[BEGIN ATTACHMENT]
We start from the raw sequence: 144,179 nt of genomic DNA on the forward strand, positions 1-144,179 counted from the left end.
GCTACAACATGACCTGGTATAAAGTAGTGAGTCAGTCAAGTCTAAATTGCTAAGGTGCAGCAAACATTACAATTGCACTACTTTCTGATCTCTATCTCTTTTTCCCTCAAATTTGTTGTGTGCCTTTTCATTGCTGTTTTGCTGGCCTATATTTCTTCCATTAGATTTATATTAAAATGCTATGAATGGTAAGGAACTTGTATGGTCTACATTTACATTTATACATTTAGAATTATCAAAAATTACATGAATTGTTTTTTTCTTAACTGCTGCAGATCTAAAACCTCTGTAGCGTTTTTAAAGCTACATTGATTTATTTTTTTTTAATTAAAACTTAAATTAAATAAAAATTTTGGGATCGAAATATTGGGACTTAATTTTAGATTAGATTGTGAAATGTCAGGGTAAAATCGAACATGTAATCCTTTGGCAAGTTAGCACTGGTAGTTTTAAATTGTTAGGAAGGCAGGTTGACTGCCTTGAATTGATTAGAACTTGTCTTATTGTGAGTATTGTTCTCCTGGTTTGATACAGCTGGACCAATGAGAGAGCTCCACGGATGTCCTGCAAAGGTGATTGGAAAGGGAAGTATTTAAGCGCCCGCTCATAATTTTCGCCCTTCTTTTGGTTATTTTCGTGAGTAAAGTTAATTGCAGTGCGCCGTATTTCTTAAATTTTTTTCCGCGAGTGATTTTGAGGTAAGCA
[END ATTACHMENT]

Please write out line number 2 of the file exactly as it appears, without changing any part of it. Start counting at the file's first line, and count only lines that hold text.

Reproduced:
GCTACAACATGACCTGGTATAAAGTAGTGAGTCAGTCAAGTCTAAATTGCTAAGGTGCAGCAAACATTACAATTGCACTACTTTCTGATCTCTATCTCTTTTTCCCTCAAATTTGTTGTGTGCCTTTTCATTGCTGTTTTGCTGGCCTATATTTCTTCCATTAGATTTATATTAAAATGCTATGAATGGTAAGGAACTTGTATGGTCTACATTTACATTTATACATTTAGAATTATCAAAAATTACATGAATTGTTTTTTTCTTAACTGCTGCAGATCTAAAACCTCTGTAGCGTTTTTAAAGCTACATTGATTTATTTTTTTTTAATTAAAACTTAAATTAAATAAAAATTTTGGGATCGAAATATTGGGACTTAATTTTAGATTAGATTGTGAAATGTCAGGGTAAAATCGAACATGTAATCCTTTGGCAAGTTAGCACTGGTAGTTTTAAATTGTTAGGAAGGCAGGTTGACTGCCTTGAATTGATTAGAACTTGTCTTATTGTGAGTATTGTTCTCCTGGTTTGATACAGCTGGACCAATGAGAGAGCTCCACGGATGTCCTGCAAAGGTGATTGGAAAGGGAAGTATTTAAGCGCCCGCTCATAATTTTCGCCCTTCTTTTGGTTATTTTCGTGAGTAAAGTTAATTGCAGTGCGCCGTATTTCTTAAATTTTTTTCCGCGAGTGATTTTGAGGTAAGCA